Building A Pro Bono Network To Serve New Yorkers In Their Time Of Need

By Brendan Kennedy

Building A Pro Bono Network To Serve New Yorkers In Their Time Of Need


As a lifelong advocate for providing access to justice for all New Yorkers, former Chief Judge of New York Jonathan Lippman was recently asked to lead the partnership between the New York State Unified Court System and the New York State Bar Association to build a network of pro bono lawyers in response to the coronavirus outbreak.

Lippman, the most recent guest on the Miranda Warnings podcast, talks about why this network is so critical, how lawyers can get involved, and what types of legal services will be needed.

The pro bono network partnership announced by the court and NYSBA will deal with anticipated and current challenges, so that lawyers in this statewide network, can be dispatched to areas and to individuals that have legal needs but cannot afford legal services.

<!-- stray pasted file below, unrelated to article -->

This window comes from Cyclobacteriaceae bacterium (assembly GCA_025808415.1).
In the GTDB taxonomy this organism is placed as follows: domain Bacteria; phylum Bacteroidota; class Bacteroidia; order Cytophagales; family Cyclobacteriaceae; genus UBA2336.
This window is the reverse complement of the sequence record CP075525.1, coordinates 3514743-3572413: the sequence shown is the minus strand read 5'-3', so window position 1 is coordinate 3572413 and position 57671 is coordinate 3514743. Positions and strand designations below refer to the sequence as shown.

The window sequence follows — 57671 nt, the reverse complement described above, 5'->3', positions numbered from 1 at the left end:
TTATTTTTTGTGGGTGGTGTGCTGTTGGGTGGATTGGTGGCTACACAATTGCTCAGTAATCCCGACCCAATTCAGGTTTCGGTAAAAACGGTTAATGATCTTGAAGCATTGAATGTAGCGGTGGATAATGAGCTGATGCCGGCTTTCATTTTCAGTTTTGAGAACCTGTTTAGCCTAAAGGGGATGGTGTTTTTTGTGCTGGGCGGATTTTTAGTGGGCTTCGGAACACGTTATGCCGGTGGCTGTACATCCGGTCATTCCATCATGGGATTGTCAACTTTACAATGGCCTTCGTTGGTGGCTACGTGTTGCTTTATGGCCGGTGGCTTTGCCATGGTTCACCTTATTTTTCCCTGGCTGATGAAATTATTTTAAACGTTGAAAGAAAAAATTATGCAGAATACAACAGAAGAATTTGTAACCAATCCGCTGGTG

Lippman who served as Chief Judge of the New York Court of Appeals from 2009-2015, where he fought for improving access to justice for the poor and underserved, is very much looking forward to spearheading this initiative.

“This is very much in my wheelhouse,” he told show host David Miranda. “This is the kind of thing I built my professional career around. To me, there is nothing more important for lawyers than ensuring that everyone gets their day in court, that everyone gets equal justice, and that justice can’t be about the amount of money in your pocket or the color of your skin.”

As the coronavirus and subsequent stay-at-home orders remain intact, Lippman expects to see a surge in legal challenges not only due to the devastating effects the pandemic is having on people but also because the courts are still adjusting to getting virtual proceedings up and running.

Citing Governor Andrew Cuomo’s call to retired healthcare professionals to volunteer to be ‘reserved corps’ as the impetus behind the formation of this network, Lippman says he will enlist help from all stakeholders in the legal community, from BigLaw firms and law school deans to local and affinity bar associations and legal service providers.

The podcast closes with a discussion about how in a short time the network will have its own website, where lawyers interested in volunteering can be directed to areas of need. But for the time being Lippman encourages any lawyer interested in or currently doing pro bono work, to reach out to NYSBA.


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